Workers who were under a low to moderate deadline — the middle option between “tight” and “mild” — showed the most creativity across each organization. The stress of a due date may not be exciting, but a time-sensitive environment can give your work the focus it deserves and help you fend off the distractions that can derail an inspired train of thought.
“If people and companies feel that they have a real deadline, they understand it, they buy into it,” Amabile wrote in a Forbes article. “They understand the importance of what they’re doing, and the importance of doing it fast — and if they’re protected … so they can focus, they’re much more likely to be creative
So far so good.
But how to create a moderate deadline? You have already been given a deadline and you cannot possibly change it.
You cannot change the single looming deadline. But what you can do it is to break it into smaller moderate “mini-deadlines”. Using mini-deadlines as part of a bigger project allow you to compartmentalize your work and see progress as you finish each task. These smaller deadlines take the stress off having to complete overwhelming amounts of work and instead let you focus on the tasks at hand.
And every mini-deadline accomplished by you gives you that added ammunition of motivation to surge ahead to the final goal.
Make it Personal.
Everyone thinks differently. You know this firsthand because there’s been more than one meeting where you and your co-worker suggested different ways to solve a problem. If you tune into your skills, experiences, and preferences, you’ll come up with a better system than if you just set deadlines the same way as everyone else.
Productivity expert Carson Tate suggests people fall into one of four categories: prioritizers, planners, arrangers, and visualizers. The ideal system for each one fits with the name. Prioritizers and planners like to work based on how much time each part of a task will take, arrangers, focus on how they’re feeling, and visualizers are motivated by considering the big picture.
So the idea is to set the rules and allow people to follow their own path in meeting the deadline. It can be focusing on the task in its entirety, piece-by-piece, or in relation to the rest of the work. Let everyone decide their own way of motivating themselves towards completing the task.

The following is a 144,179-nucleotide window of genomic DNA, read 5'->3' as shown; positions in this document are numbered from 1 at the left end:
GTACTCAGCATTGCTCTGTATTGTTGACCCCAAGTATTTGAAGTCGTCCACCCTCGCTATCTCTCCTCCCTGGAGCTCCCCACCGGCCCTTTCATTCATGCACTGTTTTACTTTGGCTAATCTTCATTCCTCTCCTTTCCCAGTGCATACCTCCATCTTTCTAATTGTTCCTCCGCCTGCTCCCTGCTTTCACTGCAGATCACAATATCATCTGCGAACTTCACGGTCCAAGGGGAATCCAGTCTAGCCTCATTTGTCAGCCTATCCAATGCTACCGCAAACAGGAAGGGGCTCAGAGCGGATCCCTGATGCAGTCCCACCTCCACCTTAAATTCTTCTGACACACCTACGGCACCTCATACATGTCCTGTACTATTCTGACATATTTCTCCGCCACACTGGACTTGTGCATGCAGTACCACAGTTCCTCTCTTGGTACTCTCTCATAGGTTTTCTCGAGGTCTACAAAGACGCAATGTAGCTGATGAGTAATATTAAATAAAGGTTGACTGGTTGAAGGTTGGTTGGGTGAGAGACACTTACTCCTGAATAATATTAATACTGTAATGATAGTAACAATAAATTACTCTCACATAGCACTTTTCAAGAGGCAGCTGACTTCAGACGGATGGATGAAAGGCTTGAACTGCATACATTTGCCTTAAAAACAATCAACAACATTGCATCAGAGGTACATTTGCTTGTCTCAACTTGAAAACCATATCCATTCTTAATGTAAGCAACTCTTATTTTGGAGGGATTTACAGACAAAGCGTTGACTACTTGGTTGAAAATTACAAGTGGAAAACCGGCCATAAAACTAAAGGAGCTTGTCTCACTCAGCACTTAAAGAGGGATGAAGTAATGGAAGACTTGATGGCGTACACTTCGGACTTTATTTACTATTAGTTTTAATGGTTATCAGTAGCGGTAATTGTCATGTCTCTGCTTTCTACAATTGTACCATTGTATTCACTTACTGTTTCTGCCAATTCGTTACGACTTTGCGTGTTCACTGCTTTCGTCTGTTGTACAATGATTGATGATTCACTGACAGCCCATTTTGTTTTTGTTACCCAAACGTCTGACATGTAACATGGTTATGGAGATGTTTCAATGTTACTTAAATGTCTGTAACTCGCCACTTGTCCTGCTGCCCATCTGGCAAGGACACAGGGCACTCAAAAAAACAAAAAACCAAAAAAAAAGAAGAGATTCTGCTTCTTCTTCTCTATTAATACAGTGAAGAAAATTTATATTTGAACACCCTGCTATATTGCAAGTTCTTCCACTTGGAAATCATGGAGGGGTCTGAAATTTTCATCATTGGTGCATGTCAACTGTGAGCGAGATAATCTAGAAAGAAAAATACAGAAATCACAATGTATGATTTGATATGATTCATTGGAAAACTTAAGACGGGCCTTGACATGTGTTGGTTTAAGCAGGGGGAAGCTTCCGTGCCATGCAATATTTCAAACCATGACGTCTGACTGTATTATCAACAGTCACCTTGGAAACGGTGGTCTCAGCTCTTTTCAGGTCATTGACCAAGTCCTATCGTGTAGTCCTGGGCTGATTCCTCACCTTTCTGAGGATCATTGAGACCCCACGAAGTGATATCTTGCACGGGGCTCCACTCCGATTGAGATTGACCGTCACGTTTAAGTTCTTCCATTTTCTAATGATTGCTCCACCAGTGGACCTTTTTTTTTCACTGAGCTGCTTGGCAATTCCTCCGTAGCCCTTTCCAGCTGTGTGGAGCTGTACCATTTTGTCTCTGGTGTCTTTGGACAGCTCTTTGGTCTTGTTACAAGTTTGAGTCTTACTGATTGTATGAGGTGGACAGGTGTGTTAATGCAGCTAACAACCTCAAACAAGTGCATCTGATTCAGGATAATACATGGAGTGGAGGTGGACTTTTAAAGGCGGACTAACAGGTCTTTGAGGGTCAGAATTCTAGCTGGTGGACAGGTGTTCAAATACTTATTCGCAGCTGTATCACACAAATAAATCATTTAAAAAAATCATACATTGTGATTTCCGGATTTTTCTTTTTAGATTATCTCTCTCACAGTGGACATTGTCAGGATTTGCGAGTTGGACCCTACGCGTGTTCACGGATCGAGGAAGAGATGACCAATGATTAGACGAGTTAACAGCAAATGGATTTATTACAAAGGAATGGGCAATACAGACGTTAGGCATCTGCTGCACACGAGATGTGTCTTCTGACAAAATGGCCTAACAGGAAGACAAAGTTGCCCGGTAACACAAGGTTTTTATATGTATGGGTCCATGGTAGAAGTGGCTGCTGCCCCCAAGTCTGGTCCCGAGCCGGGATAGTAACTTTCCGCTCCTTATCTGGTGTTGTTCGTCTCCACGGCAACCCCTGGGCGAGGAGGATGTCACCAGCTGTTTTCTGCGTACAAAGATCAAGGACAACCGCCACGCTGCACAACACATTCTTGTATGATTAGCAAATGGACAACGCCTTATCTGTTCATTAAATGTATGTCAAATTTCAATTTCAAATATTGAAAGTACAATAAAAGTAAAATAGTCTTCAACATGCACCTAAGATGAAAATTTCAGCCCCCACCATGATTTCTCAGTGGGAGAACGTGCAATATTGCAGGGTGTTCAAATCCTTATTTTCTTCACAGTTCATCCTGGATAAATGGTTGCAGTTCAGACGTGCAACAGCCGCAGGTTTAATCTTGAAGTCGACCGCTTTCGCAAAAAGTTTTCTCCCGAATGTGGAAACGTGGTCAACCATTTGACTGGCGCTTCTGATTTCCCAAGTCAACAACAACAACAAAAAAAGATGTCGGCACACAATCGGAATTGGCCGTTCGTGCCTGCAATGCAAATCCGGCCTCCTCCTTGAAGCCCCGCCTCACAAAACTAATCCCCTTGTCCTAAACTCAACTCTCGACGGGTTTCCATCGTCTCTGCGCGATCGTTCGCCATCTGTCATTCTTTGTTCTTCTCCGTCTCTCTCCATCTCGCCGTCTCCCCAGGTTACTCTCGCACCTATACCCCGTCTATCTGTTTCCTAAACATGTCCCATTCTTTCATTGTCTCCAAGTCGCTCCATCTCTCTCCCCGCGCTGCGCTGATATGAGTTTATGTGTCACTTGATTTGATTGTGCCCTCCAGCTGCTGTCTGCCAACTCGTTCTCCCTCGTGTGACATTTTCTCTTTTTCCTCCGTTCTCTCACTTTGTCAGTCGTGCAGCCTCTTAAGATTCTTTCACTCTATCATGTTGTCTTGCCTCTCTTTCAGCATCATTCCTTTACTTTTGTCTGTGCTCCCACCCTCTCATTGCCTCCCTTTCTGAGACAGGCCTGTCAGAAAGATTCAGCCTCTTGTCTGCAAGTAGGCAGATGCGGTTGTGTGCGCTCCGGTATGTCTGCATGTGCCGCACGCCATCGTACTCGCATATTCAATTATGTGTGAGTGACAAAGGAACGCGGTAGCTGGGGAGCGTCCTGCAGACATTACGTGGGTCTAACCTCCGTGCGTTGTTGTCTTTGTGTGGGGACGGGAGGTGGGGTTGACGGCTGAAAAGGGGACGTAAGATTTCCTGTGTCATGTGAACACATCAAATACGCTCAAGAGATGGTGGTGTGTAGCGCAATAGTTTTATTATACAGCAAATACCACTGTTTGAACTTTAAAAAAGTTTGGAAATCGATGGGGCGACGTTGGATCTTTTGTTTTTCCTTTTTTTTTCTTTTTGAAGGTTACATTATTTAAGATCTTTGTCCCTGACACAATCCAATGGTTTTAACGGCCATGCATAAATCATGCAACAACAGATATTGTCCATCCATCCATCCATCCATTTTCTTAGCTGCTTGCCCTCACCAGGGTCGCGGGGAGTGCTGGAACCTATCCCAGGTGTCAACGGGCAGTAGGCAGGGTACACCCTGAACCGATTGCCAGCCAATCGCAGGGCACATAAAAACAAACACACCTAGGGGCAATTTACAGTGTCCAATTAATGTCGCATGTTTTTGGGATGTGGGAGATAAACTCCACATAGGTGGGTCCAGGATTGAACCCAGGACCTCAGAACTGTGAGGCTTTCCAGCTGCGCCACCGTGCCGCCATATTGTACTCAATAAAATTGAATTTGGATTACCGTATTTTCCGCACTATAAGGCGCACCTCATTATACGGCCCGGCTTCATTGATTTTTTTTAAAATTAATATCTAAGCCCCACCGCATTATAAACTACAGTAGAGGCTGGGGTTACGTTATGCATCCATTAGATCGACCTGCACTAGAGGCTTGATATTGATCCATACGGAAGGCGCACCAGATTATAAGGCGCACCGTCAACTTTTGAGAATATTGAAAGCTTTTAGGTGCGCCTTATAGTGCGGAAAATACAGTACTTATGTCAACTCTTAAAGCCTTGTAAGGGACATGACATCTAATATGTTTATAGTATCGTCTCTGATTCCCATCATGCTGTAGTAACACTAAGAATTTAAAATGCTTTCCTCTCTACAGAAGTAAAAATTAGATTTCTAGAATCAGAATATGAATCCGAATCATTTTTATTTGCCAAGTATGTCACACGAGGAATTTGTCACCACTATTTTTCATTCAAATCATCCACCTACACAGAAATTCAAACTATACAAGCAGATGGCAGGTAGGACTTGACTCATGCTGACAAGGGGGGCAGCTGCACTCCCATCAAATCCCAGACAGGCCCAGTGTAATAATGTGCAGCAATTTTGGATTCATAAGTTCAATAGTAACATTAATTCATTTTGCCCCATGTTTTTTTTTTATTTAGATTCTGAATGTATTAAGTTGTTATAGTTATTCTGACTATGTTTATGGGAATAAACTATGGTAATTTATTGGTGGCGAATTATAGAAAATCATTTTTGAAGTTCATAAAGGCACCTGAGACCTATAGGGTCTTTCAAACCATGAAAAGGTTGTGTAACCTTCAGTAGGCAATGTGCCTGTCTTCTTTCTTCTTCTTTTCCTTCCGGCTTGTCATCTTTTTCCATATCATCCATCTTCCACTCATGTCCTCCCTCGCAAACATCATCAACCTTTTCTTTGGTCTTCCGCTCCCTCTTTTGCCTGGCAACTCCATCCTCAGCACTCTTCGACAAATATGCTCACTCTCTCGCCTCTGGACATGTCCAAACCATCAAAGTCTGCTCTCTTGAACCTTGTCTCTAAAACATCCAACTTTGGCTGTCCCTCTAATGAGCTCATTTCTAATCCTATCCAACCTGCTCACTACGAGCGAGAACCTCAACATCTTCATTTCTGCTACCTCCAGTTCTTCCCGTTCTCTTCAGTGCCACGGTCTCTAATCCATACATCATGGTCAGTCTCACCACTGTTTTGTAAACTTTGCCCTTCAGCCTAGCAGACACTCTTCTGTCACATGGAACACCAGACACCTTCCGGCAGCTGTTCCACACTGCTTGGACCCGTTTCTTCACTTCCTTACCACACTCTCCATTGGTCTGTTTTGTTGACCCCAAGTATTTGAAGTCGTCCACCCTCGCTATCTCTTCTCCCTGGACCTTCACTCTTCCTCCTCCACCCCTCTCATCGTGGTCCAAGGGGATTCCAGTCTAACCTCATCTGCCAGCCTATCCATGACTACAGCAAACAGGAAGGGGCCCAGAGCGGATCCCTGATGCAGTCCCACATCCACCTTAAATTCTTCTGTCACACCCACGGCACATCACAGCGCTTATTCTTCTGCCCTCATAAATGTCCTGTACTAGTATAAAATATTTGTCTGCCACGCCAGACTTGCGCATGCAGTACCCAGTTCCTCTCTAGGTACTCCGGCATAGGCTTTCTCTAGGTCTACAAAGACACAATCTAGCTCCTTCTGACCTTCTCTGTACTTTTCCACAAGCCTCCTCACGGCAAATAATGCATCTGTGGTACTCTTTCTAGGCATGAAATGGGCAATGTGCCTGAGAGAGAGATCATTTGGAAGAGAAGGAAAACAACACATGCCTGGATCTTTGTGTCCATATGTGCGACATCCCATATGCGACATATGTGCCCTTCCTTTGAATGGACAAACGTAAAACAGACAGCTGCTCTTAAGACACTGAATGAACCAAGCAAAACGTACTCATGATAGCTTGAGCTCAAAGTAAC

And reinforce the completed work with rewards. A simple way to make it personal is to reward the team. If the team has completed the first phase of the project ahead of time, reward them with a night out, a nice dinner or a gift. If necessary, pencil these in under each deadline. A variation of this would be to abstain from an addiction — such as candy, beer or cigarettes — until the deadline is met, with no exceptions.
The key is to make a terrible situation as enjoyable as possible. Once that happens, pressure situations become more like a walk in the park. It is all in the mind really!
And Lastly, Limit the damage if a deadline is missed.
Despite all your hard work and forethought, deadlines may still be missed. And when that happens, keep calm and make every effort to limit the damage.
Your best bet is to give your boss and/or co-workers notice before you miss the deadline. It’s much better to get ahead of the situation and let your boss know that you are unable to make the deadline due to factors outside of your control than to wait until after the deadline has passed to address the issue.
“What is your new, real estimated time of delivery? Share this information as soon as you realize you won’t be able to make your goal,” says Ronald Kaufman, author of “Anatomy of Success.” “Then as concisely and as objectively as possible, be prepared to communicate why the deadline was or will be missed.
And next time plan better. Your track record matters. Your reputation is at stake here.
And as a rule of thumb, always under-promise and over-deliver. That way, if you fall short you may still be in the clear. Think clearly and carefully and take into account all that you have on your plate before picking up a date. Don’t be a habitual deadline offender. Keep improving. Keep trying.
As John Madden has rightly said.
“Don’t ever let the pressure exceed the pleasure.”